Ukraine has been receiving EU Macro-financial assistance (MFA) since 2014. For Ukraine, the policy conditions for its €1.2 billion MFA program relate to strengthening public finance management, governance and rule of law, reform of the judiciary, competition in the gas market, improving the business climate and governance of state-owned enterprises. Nowhere in the bilateral agreement regarding the aid is there a single condition that implies or states that Ukraine is “obliged to sacrifice its sovereignty” in exchange for receiving aid.
EU financial aid to Ukraine is a topic that the Russian disinformation machine is quite fond of. The aid is granted at great cost to Ukraine, the disinformation narrative goes, and the country is creating a black hole of debt for future generations. The latest spin on this narrative according to Russia’s NewsFront is that Ukraine’s parliament has allowed for the country to surrender part of its sovereignty to the EU in return for a loan.
Fake stories on this theme began appearing in Russian media after July 23, when the EU officially approved an agreement on a 1.2 billion euro macro-financial loan to Ukraine. Brussels agreed to transfer half of the funds to Ukraine at once, but in order to receive the next 600 million, Ukraine must carry out a number of reforms. To that end on August 25 Ukraine’s parliament adopted a law on the ratification of the Memorandum of Understanding between Ukraine and the European Union and the Credit Agreement between Ukraine and the EU.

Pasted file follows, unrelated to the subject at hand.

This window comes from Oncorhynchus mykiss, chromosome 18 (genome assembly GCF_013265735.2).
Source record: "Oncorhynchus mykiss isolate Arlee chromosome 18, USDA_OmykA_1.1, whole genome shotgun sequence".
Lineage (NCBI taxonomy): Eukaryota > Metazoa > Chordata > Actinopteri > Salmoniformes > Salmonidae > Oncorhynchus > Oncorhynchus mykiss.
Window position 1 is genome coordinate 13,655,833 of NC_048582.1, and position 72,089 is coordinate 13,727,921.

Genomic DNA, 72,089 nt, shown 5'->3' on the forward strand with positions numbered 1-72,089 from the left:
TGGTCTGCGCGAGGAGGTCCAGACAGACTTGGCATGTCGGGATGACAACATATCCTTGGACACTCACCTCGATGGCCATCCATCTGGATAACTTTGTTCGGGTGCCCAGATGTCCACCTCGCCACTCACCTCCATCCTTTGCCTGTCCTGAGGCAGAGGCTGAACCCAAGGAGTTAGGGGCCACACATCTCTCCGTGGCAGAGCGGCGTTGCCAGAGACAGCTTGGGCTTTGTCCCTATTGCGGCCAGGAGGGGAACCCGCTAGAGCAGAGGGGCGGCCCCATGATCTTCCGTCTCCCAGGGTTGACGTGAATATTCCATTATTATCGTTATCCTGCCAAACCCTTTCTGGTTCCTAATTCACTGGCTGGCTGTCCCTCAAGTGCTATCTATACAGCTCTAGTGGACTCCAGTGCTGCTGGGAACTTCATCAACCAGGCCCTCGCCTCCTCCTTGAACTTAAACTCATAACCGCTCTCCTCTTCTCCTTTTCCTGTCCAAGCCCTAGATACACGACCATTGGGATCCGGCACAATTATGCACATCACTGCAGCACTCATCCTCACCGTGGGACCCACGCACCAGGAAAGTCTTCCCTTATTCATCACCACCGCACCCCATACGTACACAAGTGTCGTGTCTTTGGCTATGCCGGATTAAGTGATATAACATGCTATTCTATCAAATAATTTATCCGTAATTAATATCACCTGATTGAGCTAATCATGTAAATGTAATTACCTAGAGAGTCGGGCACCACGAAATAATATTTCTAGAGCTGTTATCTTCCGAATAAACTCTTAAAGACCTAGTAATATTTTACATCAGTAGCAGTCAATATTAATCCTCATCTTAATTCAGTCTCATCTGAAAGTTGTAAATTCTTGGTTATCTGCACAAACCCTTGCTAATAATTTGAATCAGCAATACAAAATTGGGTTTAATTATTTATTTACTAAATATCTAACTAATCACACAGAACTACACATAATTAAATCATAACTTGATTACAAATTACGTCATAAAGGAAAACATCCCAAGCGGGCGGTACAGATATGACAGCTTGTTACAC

Russia’s war against Ukraine and the acute balance of payment crisis that Ukraine experienced in the aftermath of Viktor Yanukovych’s presidency compelled Kyiv to approach the EU for macro-financial assistance. The memorandum of understanding between Ukraine and the EU regarding the loans lists the political actions that Ukraine has committed to taking in order to receive the assistance. The agreement does not call for any surrender of sovereignty, on the contrary, the agreement sets forth a list of reforms that Ukraine is bound to undertake that are aimed at strengthening democratic institutions in Ukraine.
The Memorandum of Understanding between the EU and Ukraine includes eight political conditions. They relate to strengthening public financial management, corporate governance and the rule of law, competition in the gas market, improving the business climate and managing state owned enterprises. The EU assistance program will operate for 12 months. In addition to the specific policy measures outlined in the Memorandum, Ukraine will also need to implement its International Monetary Fund Program.